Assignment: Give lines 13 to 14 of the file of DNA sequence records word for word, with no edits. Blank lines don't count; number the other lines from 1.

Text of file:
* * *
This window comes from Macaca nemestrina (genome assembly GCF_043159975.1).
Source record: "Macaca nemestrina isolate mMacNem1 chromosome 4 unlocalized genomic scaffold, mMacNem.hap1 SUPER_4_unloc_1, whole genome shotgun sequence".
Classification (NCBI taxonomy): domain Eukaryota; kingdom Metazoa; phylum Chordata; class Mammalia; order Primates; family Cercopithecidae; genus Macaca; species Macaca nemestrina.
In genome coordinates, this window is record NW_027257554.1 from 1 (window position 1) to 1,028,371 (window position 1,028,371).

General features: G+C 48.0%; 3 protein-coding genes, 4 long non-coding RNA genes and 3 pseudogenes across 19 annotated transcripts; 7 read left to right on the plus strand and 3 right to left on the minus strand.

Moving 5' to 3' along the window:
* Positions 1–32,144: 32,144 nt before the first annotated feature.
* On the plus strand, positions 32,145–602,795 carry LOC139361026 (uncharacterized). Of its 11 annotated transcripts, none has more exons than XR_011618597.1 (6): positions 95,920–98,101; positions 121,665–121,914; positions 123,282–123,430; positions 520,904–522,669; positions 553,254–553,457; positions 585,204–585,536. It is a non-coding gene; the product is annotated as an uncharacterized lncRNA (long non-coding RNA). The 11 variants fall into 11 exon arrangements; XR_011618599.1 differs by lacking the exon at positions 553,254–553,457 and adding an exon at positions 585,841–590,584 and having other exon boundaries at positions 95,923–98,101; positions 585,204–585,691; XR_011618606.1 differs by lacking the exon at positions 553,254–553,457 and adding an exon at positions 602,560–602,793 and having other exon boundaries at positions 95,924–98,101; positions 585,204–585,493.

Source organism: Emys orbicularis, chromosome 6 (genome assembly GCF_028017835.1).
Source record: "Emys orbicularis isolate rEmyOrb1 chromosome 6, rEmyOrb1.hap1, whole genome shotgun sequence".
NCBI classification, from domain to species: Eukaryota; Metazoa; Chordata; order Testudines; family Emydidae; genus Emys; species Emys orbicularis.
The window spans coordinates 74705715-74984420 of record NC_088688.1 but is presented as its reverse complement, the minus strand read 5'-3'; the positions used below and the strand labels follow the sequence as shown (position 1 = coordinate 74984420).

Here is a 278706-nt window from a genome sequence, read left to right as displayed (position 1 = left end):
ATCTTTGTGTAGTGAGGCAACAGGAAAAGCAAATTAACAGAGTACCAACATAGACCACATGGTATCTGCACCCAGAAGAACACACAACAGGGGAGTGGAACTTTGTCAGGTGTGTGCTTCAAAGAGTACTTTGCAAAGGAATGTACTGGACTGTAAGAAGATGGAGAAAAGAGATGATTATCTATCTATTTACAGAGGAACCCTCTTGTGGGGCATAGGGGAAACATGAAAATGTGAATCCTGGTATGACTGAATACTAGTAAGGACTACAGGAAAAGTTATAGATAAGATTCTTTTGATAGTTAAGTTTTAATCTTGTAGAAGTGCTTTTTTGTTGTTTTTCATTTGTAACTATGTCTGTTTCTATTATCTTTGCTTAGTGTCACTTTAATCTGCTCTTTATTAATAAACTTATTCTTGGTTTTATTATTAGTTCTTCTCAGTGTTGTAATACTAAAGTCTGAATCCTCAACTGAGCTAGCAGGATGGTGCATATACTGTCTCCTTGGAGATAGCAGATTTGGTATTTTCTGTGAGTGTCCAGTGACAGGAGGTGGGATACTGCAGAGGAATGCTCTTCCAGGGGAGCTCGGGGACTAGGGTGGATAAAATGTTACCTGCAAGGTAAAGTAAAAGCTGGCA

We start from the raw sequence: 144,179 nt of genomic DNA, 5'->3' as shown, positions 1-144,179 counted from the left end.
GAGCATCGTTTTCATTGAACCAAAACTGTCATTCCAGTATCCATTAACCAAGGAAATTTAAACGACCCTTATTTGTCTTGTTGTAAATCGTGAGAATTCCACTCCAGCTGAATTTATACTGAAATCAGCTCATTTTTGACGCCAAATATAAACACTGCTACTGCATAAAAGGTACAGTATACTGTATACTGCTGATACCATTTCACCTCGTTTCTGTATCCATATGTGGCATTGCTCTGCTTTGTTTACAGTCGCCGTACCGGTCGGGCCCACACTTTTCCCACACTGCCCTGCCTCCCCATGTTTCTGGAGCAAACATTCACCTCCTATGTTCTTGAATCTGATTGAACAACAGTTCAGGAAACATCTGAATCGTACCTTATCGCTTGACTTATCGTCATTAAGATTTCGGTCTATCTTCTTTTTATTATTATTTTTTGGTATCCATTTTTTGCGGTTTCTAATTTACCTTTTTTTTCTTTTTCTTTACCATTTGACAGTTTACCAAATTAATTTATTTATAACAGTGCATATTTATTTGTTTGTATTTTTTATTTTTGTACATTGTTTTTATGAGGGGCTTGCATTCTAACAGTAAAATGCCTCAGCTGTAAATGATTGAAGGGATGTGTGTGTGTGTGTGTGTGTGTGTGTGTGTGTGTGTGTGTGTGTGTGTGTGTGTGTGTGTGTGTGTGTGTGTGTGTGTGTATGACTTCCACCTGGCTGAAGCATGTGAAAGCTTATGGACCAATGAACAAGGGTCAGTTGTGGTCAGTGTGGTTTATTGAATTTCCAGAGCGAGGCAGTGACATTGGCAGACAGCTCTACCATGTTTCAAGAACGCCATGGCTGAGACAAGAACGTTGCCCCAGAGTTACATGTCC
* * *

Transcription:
Here is a 278706-nt window from a genome sequence, read left to right as displayed (position 1 = left end):
ATCTTTGTGTAGTGAGGCAACAGGAAAAGCAAATTAACAGAGTACCAACATAGACCACATGGTATCTGCACCCAGAAGAACACACAACAGGGGAGTGGAACTTTGTCAGGTGTGTGCTTCAAAGAGTACTTTGCAAAGGAATGTACTGGACTGTAAGAAGATGGAGAAAAGAGATGATTATCTATCTATTTACAGAGGAACCCTCTTGTGGGGCATAGGGGAAACATGAAAATGTGAATCCTGGTATGACTGAATACTAGTAAGGACTACAGGAAAAGTTATAGATAAGATTCTTTTGATAGTTAAGTTTTAATCTTGTAGAAGTGCTTTTTTGTTGTTTTTCATTTGTAACTATGTCTGTTTCTATTATCTTTGCTTAGTGTCACTTTAATCTGCTCTTTATTAATAAACTTATTCTTGGTTTTATTATTAGTTCTTCTCAGTGTTGTAATACTAAAGTCTGAATCCTCAACTGAGCTAGCAGGATGGTGCATATACTGTCTCCTTGGAGATAGCAGATTTGGTATTTTCTGTGAGTGTCCAGTGACAGGAGGTGGGATACTGCAGAGGAATGCTCTTCCAGGGGAGCTCGGGGACTAGGGTGGATAAAATGTTACCTGCAAGGTAAAGTAAAAGCTGGCA